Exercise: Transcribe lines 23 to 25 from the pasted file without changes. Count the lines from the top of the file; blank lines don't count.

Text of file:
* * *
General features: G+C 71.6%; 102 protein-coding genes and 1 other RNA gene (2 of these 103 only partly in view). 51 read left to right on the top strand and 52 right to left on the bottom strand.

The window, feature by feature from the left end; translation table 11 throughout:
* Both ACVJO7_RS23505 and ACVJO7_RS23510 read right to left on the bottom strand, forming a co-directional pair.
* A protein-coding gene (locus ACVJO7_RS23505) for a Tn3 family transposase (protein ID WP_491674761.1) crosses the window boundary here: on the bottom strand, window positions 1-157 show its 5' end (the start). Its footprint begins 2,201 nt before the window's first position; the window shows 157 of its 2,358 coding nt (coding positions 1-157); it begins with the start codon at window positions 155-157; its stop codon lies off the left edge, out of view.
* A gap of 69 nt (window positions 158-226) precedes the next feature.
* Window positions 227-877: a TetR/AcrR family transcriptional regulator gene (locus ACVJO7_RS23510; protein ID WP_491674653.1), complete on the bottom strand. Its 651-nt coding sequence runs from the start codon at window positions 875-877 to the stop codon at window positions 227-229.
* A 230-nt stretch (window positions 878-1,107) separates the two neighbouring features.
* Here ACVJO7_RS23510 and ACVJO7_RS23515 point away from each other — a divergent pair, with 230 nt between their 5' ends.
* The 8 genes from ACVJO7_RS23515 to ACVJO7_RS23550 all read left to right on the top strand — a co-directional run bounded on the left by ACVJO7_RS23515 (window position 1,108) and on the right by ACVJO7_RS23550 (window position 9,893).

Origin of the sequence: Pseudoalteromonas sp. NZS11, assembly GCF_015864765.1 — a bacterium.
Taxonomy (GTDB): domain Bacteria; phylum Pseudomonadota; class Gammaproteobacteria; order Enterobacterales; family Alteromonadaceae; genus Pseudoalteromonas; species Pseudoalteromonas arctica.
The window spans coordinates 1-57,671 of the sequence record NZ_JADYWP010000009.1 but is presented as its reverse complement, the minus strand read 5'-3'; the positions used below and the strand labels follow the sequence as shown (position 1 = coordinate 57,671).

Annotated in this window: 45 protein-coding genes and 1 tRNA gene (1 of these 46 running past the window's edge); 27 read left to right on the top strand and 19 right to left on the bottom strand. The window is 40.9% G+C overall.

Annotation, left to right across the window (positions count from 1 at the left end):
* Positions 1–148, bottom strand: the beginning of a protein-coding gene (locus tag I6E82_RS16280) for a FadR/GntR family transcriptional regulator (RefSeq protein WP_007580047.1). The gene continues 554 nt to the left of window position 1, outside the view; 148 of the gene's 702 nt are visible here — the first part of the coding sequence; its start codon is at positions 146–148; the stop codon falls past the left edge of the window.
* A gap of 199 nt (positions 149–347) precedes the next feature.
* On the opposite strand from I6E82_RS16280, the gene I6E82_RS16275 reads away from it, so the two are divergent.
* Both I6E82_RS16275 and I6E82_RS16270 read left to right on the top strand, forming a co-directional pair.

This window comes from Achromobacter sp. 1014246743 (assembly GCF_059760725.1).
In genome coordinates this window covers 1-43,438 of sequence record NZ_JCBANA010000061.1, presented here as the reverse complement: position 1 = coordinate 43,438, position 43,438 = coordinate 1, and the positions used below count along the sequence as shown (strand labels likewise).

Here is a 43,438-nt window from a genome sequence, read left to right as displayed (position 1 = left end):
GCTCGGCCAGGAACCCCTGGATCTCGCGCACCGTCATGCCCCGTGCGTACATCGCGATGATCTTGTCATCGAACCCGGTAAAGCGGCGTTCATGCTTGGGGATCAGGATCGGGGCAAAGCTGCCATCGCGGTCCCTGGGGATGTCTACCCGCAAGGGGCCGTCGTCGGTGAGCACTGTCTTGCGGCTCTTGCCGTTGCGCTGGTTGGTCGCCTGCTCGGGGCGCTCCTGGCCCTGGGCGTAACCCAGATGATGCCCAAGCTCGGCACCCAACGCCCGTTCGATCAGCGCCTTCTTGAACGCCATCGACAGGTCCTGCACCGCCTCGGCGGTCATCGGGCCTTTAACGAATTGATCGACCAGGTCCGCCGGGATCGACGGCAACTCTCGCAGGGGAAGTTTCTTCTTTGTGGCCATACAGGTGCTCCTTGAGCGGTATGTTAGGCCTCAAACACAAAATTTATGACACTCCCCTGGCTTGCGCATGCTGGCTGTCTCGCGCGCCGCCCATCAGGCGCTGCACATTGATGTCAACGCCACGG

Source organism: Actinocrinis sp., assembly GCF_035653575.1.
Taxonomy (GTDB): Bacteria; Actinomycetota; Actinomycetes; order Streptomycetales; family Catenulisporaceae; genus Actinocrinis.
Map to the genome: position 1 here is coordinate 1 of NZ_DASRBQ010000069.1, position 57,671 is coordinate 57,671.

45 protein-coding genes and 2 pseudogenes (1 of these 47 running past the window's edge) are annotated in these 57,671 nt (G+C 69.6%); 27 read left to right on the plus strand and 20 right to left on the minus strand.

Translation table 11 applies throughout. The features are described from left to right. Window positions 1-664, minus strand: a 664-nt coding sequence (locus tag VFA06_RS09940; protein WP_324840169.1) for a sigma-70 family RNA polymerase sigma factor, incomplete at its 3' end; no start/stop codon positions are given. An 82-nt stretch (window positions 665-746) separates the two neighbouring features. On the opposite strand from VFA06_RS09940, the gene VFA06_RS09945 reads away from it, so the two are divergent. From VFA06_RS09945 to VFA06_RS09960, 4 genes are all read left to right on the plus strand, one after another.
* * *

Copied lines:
Source organism: Actinocrinis sp., assembly GCF_035653575.1.
Taxonomy (GTDB): Bacteria; Actinomycetota; Actinomycetes; order Streptomycetales; family Catenulisporaceae; genus Actinocrinis.
Map to the genome: position 1 here is coordinate 1 of NZ_DASRBQ010000069.1, position 57,671 is coordinate 57,671.